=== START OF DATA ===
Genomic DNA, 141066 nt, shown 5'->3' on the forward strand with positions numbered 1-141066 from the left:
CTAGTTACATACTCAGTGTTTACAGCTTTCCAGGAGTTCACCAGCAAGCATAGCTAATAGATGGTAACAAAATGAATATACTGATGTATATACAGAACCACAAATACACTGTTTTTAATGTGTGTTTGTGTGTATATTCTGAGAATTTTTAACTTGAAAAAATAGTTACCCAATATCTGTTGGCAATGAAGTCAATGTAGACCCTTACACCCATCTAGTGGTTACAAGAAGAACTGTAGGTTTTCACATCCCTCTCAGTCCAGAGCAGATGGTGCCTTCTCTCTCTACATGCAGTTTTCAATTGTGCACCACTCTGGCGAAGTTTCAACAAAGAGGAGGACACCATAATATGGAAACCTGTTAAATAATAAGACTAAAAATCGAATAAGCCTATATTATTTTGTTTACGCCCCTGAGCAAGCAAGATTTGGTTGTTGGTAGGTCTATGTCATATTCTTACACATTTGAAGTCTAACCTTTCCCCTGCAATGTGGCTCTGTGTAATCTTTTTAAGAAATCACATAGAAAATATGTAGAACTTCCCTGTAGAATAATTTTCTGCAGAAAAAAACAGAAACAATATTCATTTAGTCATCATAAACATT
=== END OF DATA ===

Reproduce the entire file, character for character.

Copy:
Genomic DNA, 141066 nt, shown 5'->3' on the forward strand with positions numbered 1-141066 from the left:
CTAGTTACATACTCAGTGTTTACAGCTTTCCAGGAGTTCACCAGCAAGCATAGCTAATAGATGGTAACAAAATGAATATACTGATGTATATACAGAACCACAAATACACTGTTTTTAATGTGTGTTTGTGTGTATATTCTGAGAATTTTTAACTTGAAAAAATAGTTACCCAATATCTGTTGGCAATGAAGTCAATGTAGACCCTTACACCCATCTAGTGGTTACAAGAAGAACTGTAGGTTTTCACATCCCTCTCAGTCCAGAGCAGATGGTGCCTTCTCTCTCTACATGCAGTTTTCAATTGTGCACCACTCTGGCGAAGTTTCAACAAAGAGGAGGACACCATAATATGGAAACCTGTTAAATAATAAGACTAAAAATCGAATAAGCCTATATTATTTTGTTTACGCCCCTGAGCAAGCAAGATTTGGTTGTTGGTAGGTCTATGTCATATTCTTACACATTTGAAGTCTAACCTTTCCCCTGCAATGTGGCTCTGTGTAATCTTTTTAAGAAATCACATAGAAAATATGTAGAACTTCCCTGTAGAATAATTTTCTGCAGAAAAAAACAGAAACAATATTCATTTAGTCATCATAAACATT